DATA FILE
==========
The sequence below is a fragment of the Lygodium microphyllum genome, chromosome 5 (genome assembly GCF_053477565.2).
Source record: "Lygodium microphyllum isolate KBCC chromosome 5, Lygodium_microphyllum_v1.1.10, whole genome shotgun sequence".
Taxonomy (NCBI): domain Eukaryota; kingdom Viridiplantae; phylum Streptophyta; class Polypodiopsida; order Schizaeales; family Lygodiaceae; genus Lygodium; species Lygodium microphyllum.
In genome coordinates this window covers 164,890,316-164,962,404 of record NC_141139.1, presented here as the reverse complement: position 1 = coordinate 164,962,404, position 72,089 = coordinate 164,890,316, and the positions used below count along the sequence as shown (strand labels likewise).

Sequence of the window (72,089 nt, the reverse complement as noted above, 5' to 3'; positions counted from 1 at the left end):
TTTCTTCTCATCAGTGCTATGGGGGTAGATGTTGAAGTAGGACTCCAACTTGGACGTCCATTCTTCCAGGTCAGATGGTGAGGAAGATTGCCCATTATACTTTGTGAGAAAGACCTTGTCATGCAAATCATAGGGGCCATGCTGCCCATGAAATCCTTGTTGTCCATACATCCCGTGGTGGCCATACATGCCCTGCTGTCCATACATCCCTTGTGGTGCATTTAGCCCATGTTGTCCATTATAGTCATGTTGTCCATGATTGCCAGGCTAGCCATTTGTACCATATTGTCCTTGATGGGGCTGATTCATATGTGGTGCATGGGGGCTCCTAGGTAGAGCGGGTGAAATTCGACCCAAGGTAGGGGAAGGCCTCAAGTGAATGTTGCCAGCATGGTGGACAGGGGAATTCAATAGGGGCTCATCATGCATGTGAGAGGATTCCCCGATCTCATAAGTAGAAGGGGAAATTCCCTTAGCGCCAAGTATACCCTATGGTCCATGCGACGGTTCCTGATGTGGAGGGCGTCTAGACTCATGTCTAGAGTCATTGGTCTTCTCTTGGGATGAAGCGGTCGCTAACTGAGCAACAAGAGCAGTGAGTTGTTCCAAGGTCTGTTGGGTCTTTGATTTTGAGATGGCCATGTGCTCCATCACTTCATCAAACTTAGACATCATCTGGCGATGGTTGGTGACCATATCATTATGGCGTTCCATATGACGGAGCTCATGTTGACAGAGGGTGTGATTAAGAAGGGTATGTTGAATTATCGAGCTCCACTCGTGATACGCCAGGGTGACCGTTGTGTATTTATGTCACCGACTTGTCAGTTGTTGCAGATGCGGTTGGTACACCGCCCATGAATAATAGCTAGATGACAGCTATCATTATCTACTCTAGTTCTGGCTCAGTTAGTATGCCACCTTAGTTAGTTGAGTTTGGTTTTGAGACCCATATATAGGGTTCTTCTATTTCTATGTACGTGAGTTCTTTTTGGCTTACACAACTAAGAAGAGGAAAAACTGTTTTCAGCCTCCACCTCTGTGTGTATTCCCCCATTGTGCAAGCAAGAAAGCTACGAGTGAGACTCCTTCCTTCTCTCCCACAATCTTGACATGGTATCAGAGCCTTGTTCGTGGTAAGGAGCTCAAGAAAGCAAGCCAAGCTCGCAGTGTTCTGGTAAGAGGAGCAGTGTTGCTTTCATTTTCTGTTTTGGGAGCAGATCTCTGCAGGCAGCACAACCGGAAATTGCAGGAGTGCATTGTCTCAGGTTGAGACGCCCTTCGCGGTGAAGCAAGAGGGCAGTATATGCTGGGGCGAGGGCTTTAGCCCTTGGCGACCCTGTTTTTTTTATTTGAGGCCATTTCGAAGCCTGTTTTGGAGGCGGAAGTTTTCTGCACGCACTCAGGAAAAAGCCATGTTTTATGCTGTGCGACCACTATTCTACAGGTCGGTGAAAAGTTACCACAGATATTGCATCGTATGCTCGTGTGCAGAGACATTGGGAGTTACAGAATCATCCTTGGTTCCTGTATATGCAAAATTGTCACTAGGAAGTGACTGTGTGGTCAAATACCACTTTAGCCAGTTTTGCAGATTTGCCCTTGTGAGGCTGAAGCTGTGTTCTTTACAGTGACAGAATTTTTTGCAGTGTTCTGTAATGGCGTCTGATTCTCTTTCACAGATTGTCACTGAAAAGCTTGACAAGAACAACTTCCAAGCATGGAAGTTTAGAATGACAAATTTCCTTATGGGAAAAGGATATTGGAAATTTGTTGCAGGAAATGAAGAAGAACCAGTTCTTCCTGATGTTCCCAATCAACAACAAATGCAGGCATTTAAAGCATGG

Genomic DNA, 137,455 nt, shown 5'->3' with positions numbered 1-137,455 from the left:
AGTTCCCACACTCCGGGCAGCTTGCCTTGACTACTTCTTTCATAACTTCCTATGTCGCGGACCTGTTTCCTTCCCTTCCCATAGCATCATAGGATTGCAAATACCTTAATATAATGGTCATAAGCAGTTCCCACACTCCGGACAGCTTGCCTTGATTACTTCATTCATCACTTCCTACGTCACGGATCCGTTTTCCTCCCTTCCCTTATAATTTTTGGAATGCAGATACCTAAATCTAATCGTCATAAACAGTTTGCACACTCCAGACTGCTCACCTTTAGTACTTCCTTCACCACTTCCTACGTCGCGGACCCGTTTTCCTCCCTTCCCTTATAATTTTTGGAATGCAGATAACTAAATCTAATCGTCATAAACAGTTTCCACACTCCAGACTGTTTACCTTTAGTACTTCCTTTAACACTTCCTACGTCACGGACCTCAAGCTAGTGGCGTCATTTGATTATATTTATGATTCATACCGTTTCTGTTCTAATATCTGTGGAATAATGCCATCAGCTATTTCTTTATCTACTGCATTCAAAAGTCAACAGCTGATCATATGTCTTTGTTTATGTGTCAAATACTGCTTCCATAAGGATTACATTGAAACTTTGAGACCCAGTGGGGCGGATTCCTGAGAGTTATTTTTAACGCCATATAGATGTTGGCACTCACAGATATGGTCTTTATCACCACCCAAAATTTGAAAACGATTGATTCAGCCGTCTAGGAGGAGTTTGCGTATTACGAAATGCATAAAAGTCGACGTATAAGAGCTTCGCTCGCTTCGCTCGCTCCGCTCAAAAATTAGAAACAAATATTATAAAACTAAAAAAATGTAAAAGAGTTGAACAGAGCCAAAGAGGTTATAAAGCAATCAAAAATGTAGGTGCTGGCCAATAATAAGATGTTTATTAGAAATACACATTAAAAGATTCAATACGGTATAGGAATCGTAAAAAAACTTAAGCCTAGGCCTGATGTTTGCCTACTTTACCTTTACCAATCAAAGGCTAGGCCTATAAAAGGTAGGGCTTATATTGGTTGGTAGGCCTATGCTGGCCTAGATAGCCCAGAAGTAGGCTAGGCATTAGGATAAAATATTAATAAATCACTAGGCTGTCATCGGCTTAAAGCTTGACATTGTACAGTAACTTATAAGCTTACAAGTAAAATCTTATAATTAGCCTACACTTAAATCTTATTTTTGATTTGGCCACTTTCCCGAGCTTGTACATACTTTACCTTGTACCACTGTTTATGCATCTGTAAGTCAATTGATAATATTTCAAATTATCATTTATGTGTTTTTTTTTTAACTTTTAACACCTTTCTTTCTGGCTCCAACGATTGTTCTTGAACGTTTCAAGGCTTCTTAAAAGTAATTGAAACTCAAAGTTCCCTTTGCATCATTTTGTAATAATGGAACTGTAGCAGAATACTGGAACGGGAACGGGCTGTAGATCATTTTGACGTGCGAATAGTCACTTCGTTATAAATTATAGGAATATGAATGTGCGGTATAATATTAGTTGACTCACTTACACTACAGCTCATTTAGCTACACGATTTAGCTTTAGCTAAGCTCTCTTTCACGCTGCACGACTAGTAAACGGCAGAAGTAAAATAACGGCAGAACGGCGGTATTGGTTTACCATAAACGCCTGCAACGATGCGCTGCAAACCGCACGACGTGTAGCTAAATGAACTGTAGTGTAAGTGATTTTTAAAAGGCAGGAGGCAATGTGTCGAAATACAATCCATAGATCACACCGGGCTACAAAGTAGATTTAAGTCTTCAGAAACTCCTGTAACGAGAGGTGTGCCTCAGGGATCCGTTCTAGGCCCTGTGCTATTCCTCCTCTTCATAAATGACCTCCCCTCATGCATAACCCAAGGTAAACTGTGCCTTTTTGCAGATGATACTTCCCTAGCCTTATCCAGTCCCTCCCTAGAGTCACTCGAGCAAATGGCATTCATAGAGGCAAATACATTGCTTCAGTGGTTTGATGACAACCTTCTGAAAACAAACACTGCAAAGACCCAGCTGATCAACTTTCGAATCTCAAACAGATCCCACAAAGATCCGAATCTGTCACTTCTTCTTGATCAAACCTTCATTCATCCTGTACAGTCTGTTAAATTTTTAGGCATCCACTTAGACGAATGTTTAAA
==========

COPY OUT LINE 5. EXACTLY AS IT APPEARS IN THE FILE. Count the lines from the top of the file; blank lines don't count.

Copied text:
Sequence of the window (72,089 nt, the reverse complement as noted above, 5' to 3'; positions counted from 1 at the left end):